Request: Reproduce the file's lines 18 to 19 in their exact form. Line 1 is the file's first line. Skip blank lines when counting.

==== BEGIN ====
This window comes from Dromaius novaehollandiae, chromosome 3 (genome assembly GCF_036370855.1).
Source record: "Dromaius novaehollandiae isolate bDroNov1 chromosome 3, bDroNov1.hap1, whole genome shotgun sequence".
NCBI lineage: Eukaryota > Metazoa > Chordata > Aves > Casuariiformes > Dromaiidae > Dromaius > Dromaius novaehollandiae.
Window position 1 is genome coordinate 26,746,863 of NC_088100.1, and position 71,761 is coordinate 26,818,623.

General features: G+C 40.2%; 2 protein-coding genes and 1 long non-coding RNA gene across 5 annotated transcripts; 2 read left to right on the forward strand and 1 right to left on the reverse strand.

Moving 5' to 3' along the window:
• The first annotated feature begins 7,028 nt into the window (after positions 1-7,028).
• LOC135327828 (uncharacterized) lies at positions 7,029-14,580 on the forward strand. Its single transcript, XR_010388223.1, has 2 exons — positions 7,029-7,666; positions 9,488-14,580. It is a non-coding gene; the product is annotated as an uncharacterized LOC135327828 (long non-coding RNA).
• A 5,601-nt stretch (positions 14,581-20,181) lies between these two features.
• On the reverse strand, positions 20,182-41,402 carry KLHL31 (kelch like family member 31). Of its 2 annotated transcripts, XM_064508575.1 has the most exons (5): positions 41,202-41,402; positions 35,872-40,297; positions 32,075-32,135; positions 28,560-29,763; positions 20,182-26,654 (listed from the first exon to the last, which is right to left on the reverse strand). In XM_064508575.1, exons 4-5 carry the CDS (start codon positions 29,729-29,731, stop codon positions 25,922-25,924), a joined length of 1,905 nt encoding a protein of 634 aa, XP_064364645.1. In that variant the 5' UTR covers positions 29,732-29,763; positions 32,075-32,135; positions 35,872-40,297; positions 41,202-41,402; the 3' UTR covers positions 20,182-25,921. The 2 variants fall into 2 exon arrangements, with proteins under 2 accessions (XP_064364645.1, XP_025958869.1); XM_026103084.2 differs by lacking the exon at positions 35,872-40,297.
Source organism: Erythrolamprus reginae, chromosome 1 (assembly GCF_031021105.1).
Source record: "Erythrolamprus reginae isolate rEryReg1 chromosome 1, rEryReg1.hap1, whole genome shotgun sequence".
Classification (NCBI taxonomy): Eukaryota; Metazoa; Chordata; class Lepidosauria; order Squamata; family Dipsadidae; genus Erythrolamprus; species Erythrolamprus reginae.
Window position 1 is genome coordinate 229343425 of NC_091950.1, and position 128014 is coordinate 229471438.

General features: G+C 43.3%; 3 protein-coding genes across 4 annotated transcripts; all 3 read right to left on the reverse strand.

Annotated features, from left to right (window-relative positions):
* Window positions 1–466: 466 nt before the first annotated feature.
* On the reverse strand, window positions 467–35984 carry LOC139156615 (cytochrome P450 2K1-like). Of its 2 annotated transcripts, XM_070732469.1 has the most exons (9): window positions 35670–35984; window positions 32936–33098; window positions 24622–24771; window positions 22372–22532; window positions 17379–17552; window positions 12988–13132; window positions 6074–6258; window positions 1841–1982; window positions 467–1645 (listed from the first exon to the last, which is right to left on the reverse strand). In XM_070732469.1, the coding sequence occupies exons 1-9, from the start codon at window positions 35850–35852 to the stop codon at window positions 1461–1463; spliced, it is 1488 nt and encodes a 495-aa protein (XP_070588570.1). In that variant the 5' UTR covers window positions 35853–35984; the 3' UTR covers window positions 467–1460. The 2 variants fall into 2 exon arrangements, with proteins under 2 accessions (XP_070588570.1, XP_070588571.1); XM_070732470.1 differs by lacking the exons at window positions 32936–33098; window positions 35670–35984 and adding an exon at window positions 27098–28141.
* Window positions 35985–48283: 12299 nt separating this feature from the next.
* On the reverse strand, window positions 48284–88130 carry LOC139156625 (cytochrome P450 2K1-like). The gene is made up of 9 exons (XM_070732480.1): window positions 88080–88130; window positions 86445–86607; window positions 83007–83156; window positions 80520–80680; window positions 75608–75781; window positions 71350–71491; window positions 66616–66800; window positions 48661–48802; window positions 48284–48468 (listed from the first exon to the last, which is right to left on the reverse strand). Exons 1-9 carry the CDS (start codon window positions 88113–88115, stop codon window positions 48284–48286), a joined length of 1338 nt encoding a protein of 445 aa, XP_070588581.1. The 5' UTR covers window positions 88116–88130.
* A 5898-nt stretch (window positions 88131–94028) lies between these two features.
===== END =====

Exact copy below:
* On the reverse strand, window positions 467–35984 carry LOC139156615 (cytochrome P450 2K1-like). Of its 2 annotated transcripts, XM_070732469.1 has the most exons (9): window positions 35670–35984; window positions 32936–33098; window positions 24622–24771; window positions 22372–22532; window positions 17379–17552; window positions 12988–13132; window positions 6074–6258; window positions 1841–1982; window positions 467–1645 (listed from the first exon to the last, which is right to left on the reverse strand). In XM_070732469.1, the coding sequence occupies exons 1-9, from the start codon at window positions 35850–35852 to the stop codon at window positions 1461–1463; spliced, it is 1488 nt and encodes a 495-aa protein (XP_070588570.1). In that variant the 5' UTR covers window positions 35853–35984; the 3' UTR covers window positions 467–1460. The 2 variants fall into 2 exon arrangements, with proteins under 2 accessions (XP_070588570.1, XP_070588571.1); XM_070732470.1 differs by lacking the exons at window positions 32936–33098; window positions 35670–35984 and adding an exon at window positions 27098–28141.
* Window positions 35985–48283: 12299 nt separating this feature from the next.